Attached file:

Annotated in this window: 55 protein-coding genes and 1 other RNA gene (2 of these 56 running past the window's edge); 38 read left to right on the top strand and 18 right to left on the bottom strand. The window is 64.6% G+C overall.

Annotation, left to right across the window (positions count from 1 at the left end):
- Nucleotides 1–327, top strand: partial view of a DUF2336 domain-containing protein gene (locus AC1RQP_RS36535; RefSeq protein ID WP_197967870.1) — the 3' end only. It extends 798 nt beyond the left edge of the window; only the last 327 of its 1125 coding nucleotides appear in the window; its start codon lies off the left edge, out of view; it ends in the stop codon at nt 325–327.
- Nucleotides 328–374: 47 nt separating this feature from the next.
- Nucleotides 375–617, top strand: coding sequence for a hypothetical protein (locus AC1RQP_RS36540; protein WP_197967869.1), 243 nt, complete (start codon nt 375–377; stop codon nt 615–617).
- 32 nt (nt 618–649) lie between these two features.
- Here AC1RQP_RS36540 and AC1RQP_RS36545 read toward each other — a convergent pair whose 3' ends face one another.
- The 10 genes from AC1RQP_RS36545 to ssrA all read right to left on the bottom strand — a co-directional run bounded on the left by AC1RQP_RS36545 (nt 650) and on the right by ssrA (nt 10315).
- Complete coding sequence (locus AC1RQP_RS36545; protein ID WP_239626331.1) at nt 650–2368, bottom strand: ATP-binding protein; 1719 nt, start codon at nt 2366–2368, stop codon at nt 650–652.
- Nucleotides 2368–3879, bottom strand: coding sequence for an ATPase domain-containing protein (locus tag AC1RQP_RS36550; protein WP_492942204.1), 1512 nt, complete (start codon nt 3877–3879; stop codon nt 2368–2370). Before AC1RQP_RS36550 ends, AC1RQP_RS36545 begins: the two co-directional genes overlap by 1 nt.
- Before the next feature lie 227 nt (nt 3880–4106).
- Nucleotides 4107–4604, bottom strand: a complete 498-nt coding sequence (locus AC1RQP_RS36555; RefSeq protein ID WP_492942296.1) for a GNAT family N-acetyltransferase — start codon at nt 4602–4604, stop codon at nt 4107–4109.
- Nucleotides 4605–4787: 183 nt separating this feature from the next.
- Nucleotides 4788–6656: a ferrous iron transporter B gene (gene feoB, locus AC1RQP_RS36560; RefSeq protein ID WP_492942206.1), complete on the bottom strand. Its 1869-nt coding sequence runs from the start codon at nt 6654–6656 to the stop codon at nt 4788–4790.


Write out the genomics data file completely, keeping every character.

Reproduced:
Annotated in this window: 55 protein-coding genes and 1 other RNA gene (2 of these 56 running past the window's edge); 38 read left to right on the top strand and 18 right to left on the bottom strand. The window is 64.6% G+C overall.

Annotation, left to right across the window (positions count from 1 at the left end):
- Nucleotides 1–327, top strand: partial view of a DUF2336 domain-containing protein gene (locus AC1RQP_RS36535; RefSeq protein ID WP_197967870.1) — the 3' end only. It extends 798 nt beyond the left edge of the window; only the last 327 of its 1125 coding nucleotides appear in the window; its start codon lies off the left edge, out of view; it ends in the stop codon at nt 325–327.
- Nucleotides 328–374: 47 nt separating this feature from the next.
- Nucleotides 375–617, top strand: coding sequence for a hypothetical protein (locus AC1RQP_RS36540; protein WP_197967869.1), 243 nt, complete (start codon nt 375–377; stop codon nt 615–617).
- 32 nt (nt 618–649) lie between these two features.
- Here AC1RQP_RS36540 and AC1RQP_RS36545 read toward each other — a convergent pair whose 3' ends face one another.
- The 10 genes from AC1RQP_RS36545 to ssrA all read right to left on the bottom strand — a co-directional run bounded on the left by AC1RQP_RS36545 (nt 650) and on the right by ssrA (nt 10315).
- Complete coding sequence (locus AC1RQP_RS36545; protein ID WP_239626331.1) at nt 650–2368, bottom strand: ATP-binding protein; 1719 nt, start codon at nt 2366–2368, stop codon at nt 650–652.
- Nucleotides 2368–3879, bottom strand: coding sequence for an ATPase domain-containing protein (locus tag AC1RQP_RS36550; protein WP_492942204.1), 1512 nt, complete (start codon nt 3877–3879; stop codon nt 2368–2370). Before AC1RQP_RS36550 ends, AC1RQP_RS36545 begins: the two co-directional genes overlap by 1 nt.
- Before the next feature lie 227 nt (nt 3880–4106).
- Nucleotides 4107–4604, bottom strand: a complete 498-nt coding sequence (locus AC1RQP_RS36555; RefSeq protein ID WP_492942296.1) for a GNAT family N-acetyltransferase — start codon at nt 4602–4604, stop codon at nt 4107–4109.
- Nucleotides 4605–4787: 183 nt separating this feature from the next.
- Nucleotides 4788–6656: a ferrous iron transporter B gene (gene feoB, locus AC1RQP_RS36560; RefSeq protein ID WP_492942206.1), complete on the bottom strand. Its 1869-nt coding sequence runs from the start codon at nt 6654–6656 to the stop codon at nt 4788–4790.